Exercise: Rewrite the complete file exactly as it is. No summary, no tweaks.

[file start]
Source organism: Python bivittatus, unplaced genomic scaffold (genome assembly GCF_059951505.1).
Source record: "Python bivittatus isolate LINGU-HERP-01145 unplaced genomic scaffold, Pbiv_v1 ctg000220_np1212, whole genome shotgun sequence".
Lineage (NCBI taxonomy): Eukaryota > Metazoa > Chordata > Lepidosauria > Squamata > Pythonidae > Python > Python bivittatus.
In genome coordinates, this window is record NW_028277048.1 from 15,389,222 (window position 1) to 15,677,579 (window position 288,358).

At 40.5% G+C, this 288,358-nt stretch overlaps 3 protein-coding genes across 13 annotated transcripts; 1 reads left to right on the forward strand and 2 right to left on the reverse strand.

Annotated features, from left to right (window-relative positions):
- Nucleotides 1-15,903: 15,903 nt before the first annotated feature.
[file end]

Source organism: Python bivittatus, unplaced genomic scaffold (genome assembly GCF_059951505.1).
Source record: "Python bivittatus isolate LINGU-HERP-01145 unplaced genomic scaffold, Pbiv_v1 ctg000220_np1212, whole genome shotgun sequence".
Lineage (NCBI taxonomy): Eukaryota > Metazoa > Chordata > Lepidosauria > Squamata > Pythonidae > Python > Python bivittatus.
In genome coordinates, this window is record NW_028277048.1 from 15,389,222 (window position 1) to 15,677,579 (window position 288,358).

At 40.5% G+C, this 288,358-nt stretch overlaps 3 protein-coding genes across 13 annotated transcripts; 1 reads left to right on the forward strand and 2 right to left on the reverse strand.

Annotated features, from left to right (window-relative positions):
- Nucleotides 1-15,903: 15,903 nt before the first annotated feature.